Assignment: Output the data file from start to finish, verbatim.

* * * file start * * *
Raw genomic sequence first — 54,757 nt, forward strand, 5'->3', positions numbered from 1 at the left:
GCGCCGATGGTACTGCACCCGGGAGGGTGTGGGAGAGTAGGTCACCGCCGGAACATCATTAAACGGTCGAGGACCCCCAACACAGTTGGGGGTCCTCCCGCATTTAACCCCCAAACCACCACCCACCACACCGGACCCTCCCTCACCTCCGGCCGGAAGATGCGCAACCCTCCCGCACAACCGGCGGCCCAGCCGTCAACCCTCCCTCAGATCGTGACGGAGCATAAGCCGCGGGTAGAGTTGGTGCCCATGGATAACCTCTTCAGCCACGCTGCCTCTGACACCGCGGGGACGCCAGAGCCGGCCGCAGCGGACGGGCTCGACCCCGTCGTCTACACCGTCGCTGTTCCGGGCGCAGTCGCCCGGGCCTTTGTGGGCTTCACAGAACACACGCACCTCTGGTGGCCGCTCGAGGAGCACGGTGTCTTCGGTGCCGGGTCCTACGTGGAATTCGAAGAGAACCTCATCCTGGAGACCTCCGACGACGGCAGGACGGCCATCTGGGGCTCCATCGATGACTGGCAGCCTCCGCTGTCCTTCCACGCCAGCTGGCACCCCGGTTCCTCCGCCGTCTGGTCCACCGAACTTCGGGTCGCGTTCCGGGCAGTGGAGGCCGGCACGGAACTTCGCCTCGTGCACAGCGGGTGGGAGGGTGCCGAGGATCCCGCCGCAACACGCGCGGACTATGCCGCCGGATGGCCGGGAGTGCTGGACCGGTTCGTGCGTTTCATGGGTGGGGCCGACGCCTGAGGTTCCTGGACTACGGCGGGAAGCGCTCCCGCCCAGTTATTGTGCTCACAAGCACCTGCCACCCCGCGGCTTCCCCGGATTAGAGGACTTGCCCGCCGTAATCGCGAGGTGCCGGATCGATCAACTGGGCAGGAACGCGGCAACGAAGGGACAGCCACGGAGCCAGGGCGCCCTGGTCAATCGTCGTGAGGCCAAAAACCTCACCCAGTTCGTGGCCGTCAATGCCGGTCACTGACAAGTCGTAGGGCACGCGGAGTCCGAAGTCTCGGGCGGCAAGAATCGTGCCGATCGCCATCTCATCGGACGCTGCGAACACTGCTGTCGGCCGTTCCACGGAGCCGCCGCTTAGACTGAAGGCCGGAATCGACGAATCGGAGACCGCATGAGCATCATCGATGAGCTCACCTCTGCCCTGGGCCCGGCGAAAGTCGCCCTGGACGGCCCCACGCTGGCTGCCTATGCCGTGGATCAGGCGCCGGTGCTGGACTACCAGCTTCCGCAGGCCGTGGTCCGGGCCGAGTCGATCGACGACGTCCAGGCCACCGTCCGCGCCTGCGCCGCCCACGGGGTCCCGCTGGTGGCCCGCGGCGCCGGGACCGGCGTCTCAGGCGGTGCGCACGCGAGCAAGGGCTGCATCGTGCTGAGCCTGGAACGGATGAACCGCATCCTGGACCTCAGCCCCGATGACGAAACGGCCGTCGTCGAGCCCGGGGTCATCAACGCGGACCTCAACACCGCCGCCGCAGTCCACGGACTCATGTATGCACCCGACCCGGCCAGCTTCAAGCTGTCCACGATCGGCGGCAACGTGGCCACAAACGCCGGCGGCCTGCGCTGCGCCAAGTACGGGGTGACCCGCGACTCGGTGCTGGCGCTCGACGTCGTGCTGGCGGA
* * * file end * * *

Raw genomic sequence first — 54,757 nt, forward strand, 5'->3', positions numbered from 1 at the left:
GCGCCGATGGTACTGCACCCGGGAGGGTGTGGGAGAGTAGGTCACCGCCGGAACATCATTAAACGGTCGAGGACCCCCAACACAGTTGGGGGTCCTCCCGCATTTAACCCCCAAACCACCACCCACCACACCGGACCCTCCCTCACCTCCGGCCGGAAGATGCGCAACCCTCCCGCACAACCGGCGGCCCAGCCGTCAACCCTCCCTCAGATCGTGACGGAGCATAAGCCGCGGGTAGAGTTGGTGCCCATGGATAACCTCTTCAGCCACGCTGCCTCTGACACCGCGGGGACGCCAGAGCCGGCCGCAGCGGACGGGCTCGACCCCGTCGTCTACACCGTCGCTGTTCCGGGCGCAGTCGCCCGGGCCTTTGTGGGCTTCACAGAACACACGCACCTCTGGTGGCCGCTCGAGGAGCACGGTGTCTTCGGTGCCGGGTCCTACGTGGAATTCGAAGAGAACCTCATCCTGGAGACCTCCGACGACGGCAGGACGGCCATCTGGGGCTCCATCGATGACTGGCAGCCTCCGCTGTCCTTCCACGCCAGCTGGCACCCCGGTTCCTCCGCCGTCTGGTCCACCGAACTTCGGGTCGCGTTCCGGGCAGTGGAGGCCGGCACGGAACTTCGCCTCGTGCACAGCGGGTGGGAGGGTGCCGAGGATCCCGCCGCAACACGCGCGGACTATGCCGCCGGATGGCCGGGAGTGCTGGACCGGTTCGTGCGTTTCATGGGTGGGGCCGACGCCTGAGGTTCCTGGACTACGGCGGGAAGCGCTCCCGCCCAGTTATTGTGCTCACAAGCACCTGCCACCCCGCGGCTTCCCCGGATTAGAGGACTTGCCCGCCGTAATCGCGAGGTGCCGGATCGATCAACTGGGCAGGAACGCGGCAACGAAGGGACAGCCACGGAGCCAGGGCGCCCTGGTCAATCGTCGTGAGGCCAAAAACCTCACCCAGTTCGTGGCCGTCAATGCCGGTCACTGACAAGTCGTAGGGCACGCGGAGTCCGAAGTCTCGGGCGGCAAGAATCGTGCCGATCGCCATCTCATCGGACGCTGCGAACACTGCTGTCGGCCGTTCCACGGAGCCGCCGCTTAGACTGAAGGCCGGAATCGACGAATCGGAGACCGCATGAGCATCATCGATGAGCTCACCTCTGCCCTGGGCCCGGCGAAAGTCGCCCTGGACGGCCCCACGCTGGCTGCCTATGCCGTGGATCAGGCGCCGGTGCTGGACTACCAGCTTCCGCAGGCCGTGGTCCGGGCCGAGTCGATCGACGACGTCCAGGCCACCGTCCGCGCCTGCGCCGCCCACGGGGTCCCGCTGGTGGCCCGCGGCGCCGGGACCGGCGTCTCAGGCGGTGCGCACGCGAGCAAGGGCTGCATCGTGCTGAGCCTGGAACGGATGAACCGCATCCTGGACCTCAGCCCCGATGACGAAACGGCCGTCGTCGAGCCCGGGGTCATCAACGCGGACCTCAACACCGCCGCCGCAGTCCACGGACTCATGTATGCACCCGACCCGGCCAGCTTCAAGCTGTCCACGATCGGCGGCAACGTGGCCACAAACGCCGGCGGCCTGCGCTGCGCCAAGTACGGGGTGACCCGCGACTCGGTGCTGGCGCTCGACGTCGTGCTGGCGGA